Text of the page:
ALZHEIMER'S SOCIETY CRITICIZES PUBLIC HEALTH GROUP'S GUIDANCE RECOMMENDATION
The Alzheimer's Society, a UK-based charity, has lambasted the National Institute of Health and Clinical Excellence (NICE) after a guidance published by NICE recommended restricting the use of more expensive anticholinesterase drugs to patients in the early stages of Alzheimer's disease. The society described the proposal of NICE -- a public health organization that services England and Wales -- as an "unethical and immoral" cost-cutting measure. Per the NICE guidance, anticholinesterase drugs, which have been shown to reduce the symptoms of Alzheimer's disease, would only be available to patients in the later stages of the condition. Those in its earlier phases would be treated solely with less-costly sedatives.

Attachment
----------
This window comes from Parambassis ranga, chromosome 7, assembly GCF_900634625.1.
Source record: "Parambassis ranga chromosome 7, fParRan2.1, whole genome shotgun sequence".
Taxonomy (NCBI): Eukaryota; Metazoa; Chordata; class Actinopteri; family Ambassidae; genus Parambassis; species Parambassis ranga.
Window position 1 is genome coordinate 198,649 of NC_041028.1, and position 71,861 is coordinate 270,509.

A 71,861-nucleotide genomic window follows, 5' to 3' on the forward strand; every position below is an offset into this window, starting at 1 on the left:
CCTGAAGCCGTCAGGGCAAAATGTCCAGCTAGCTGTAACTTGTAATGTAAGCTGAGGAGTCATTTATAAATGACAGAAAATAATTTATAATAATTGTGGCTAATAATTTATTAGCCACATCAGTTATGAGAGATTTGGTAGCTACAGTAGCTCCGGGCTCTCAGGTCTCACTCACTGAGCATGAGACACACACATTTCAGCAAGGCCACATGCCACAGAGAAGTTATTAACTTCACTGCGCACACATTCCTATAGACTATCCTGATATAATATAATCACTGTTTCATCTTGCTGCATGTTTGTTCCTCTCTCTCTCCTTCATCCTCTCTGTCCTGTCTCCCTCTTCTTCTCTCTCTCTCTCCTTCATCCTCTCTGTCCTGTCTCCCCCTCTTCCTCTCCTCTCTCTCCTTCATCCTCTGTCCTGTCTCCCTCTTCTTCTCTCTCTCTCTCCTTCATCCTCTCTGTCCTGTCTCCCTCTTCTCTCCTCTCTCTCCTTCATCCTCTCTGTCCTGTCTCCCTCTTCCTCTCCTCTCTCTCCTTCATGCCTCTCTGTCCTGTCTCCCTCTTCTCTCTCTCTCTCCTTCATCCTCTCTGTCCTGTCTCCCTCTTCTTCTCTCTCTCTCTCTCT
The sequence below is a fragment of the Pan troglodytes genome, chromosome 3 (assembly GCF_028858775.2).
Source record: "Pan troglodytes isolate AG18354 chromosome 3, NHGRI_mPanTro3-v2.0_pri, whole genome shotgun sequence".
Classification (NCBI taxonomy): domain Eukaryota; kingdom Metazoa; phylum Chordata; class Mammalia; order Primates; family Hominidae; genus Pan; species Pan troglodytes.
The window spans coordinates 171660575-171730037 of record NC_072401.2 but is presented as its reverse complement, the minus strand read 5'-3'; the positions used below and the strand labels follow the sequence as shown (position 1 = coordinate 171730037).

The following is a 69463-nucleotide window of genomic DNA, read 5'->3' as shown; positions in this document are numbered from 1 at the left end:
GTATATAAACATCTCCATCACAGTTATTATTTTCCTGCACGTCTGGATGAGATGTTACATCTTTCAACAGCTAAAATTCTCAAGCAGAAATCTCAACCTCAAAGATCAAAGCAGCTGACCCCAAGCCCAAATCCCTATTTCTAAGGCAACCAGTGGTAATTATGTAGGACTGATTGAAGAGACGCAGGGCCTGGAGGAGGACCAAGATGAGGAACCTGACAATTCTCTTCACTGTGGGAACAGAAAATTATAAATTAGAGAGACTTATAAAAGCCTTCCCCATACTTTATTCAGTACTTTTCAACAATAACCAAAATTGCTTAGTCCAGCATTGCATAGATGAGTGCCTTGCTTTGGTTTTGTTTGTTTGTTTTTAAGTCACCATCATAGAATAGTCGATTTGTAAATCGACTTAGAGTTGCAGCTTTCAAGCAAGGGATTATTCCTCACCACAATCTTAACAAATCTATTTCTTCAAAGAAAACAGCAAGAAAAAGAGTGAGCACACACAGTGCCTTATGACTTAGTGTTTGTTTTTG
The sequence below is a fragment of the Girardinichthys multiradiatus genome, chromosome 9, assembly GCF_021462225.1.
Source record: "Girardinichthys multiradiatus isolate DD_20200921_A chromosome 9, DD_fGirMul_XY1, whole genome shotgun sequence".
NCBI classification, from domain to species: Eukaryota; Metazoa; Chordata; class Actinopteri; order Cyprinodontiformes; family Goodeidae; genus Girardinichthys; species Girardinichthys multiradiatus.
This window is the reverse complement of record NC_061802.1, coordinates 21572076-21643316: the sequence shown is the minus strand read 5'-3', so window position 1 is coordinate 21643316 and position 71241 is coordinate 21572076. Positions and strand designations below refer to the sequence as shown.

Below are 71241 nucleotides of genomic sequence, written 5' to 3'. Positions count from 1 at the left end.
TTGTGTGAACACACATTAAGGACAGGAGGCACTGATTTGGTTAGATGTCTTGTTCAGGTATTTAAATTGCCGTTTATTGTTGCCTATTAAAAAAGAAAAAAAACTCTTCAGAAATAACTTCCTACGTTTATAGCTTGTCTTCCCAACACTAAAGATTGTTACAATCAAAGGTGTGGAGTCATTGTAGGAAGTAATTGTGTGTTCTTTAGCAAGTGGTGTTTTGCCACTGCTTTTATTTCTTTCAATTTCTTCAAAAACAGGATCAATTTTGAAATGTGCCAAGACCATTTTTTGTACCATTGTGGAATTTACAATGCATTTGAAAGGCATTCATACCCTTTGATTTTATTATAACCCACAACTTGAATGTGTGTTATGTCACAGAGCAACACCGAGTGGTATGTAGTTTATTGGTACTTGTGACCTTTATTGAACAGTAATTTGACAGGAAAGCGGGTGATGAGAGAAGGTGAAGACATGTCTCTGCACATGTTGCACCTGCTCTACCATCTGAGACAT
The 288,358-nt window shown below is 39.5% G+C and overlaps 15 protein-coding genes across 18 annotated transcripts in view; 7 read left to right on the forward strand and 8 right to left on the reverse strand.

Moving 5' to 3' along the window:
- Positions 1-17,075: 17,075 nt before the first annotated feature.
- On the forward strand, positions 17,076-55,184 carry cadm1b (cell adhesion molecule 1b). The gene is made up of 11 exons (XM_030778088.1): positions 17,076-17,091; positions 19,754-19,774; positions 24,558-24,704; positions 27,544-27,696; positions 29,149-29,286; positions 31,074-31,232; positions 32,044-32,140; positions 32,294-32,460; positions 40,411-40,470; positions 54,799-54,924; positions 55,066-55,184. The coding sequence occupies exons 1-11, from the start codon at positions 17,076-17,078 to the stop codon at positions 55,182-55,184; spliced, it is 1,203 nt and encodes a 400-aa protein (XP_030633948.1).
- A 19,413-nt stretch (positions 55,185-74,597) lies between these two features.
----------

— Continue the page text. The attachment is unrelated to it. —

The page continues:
Neil Hunt, chief executive of the Alzheimer's Society, commented that to deny early-stage Alzheimer's patients treatment would "discourage people from seeking an early diagnosis of a degenerative disease which requires a great deal of help and support."
The UK's Cochrane Collaboration, an independent healthcare review body, also denounced the proposal, stating that "it would be inappropriate for any provider of healthcare to make decisions regarding the availability of [the drugs] for patients [based] on economic arguments."
There are currently approximately 382,000 people with Alzheimer's disease in England and Wales, with 73,000 in the condition's early stages and 309,000 in its moderate-to-severe stages.